Corporate anniversaries are usually among the snooziest marketing gimmicks, but Lowe’s is looking to light up Main Street America with its 100th birthday.
The DIY giant, still riding the blistering sales gains fueled by the pandemic, is launching a contest called 100 Hometowns, encouraging towns around the country to compete for funding for their projects. Whether it’s refurbishing a library, building a dog park or sprucing up a youth center, Lowe’s will hand out cash to the winners to get it done.
The funds for these 100 projects are part of its $10 million commitment to give back this year.
Grants are scheduled to be awarded in June, and projects are to be completed this year. Judges include employees of third-party vendors who will screen for the most inspirational nominations, deliberating over demonstrated need and potential community impact. Winners will then be selected to reflect a balance of geographies, urban and rural selections.
As the projects come to life over the year, Lowe’s says it will include them on its centennial landing page, along with “other wide-ranging storytelling efforts.”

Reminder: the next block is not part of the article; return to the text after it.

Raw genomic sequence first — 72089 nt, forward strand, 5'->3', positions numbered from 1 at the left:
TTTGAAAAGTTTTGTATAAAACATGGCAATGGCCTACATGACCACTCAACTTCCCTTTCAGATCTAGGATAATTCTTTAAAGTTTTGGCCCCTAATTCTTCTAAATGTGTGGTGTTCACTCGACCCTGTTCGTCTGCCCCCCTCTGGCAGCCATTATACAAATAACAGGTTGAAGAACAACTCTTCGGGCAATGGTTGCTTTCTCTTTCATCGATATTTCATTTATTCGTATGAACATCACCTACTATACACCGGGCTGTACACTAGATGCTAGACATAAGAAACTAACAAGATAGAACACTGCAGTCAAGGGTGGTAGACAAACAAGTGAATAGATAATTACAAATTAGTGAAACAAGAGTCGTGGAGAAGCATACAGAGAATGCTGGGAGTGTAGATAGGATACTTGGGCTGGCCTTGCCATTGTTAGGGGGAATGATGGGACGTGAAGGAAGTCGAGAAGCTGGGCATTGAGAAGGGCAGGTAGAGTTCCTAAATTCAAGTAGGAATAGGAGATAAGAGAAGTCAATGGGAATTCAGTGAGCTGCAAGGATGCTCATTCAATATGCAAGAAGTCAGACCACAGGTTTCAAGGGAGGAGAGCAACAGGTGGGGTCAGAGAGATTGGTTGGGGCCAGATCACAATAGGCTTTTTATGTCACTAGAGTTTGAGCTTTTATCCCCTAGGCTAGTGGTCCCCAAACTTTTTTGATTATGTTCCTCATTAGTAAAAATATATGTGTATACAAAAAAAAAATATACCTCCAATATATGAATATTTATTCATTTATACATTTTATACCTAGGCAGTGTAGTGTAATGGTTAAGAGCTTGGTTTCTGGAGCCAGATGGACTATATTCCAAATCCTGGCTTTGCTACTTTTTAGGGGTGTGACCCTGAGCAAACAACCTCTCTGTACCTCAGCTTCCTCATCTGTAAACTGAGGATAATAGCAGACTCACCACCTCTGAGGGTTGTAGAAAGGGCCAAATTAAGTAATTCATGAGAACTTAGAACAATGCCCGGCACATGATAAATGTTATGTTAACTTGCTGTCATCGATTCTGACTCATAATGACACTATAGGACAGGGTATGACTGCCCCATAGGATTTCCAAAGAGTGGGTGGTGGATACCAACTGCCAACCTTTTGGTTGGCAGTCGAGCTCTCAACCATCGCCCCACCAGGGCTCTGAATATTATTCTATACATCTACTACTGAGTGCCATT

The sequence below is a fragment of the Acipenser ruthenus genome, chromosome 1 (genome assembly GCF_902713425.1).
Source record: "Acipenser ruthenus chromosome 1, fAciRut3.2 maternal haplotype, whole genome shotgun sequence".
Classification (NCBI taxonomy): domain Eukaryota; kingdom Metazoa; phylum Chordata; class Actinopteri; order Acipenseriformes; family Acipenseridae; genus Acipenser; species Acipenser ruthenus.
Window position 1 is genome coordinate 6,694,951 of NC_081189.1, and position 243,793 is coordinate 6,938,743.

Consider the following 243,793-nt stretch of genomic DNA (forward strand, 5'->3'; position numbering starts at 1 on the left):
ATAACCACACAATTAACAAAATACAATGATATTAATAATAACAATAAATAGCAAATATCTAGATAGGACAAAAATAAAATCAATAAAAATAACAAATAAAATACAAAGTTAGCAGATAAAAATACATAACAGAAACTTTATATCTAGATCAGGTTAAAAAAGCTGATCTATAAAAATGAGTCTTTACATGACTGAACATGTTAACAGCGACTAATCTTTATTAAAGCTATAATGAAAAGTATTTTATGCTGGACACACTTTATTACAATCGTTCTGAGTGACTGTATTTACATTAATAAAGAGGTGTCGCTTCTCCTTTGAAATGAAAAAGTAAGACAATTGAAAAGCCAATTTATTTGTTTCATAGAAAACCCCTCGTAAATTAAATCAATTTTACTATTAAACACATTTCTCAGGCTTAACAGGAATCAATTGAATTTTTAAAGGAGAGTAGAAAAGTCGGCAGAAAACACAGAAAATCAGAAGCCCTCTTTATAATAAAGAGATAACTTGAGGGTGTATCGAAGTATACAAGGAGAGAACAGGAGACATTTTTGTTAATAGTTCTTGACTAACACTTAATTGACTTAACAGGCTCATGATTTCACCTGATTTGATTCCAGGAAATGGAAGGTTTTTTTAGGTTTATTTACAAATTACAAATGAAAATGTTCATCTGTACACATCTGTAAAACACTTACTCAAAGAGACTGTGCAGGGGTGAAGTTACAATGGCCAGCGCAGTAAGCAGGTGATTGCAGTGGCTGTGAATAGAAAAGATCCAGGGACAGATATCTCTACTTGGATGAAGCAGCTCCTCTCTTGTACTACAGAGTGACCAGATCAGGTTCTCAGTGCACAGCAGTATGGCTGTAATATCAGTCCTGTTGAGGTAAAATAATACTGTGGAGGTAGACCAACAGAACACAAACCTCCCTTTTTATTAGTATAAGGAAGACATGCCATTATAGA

Like its rival, the Home Depot, Lowe’s sales have hummed this year as housebound Americans dove into DIY projects. In its latest quarterly results, comparable sales soared 28.1%, with total sales rising to $20.3 billion. And net earnings soared to $978 million, compared to $509 million in the fourth quarter of the prior year.
Industry experts don’t expect those gains to slow down, either, fueled by “additional fiscal stimulus and a red-hot housing market,” writes Seth Basham, an analyst who follows the company for Wedbush Securities.
Further, Basham expects the Mooresville, North Carolina-based retailer to excel this year in its efforts to lure the professional market -- customers like interior designers and building contractors shopping for products to complete projects for others -- as building efforts intensify and more of the company’s earlier initiatives take effect. “We expect 2021 to be 'the year of the pro,'” with this segment’s growth outpacing DIY.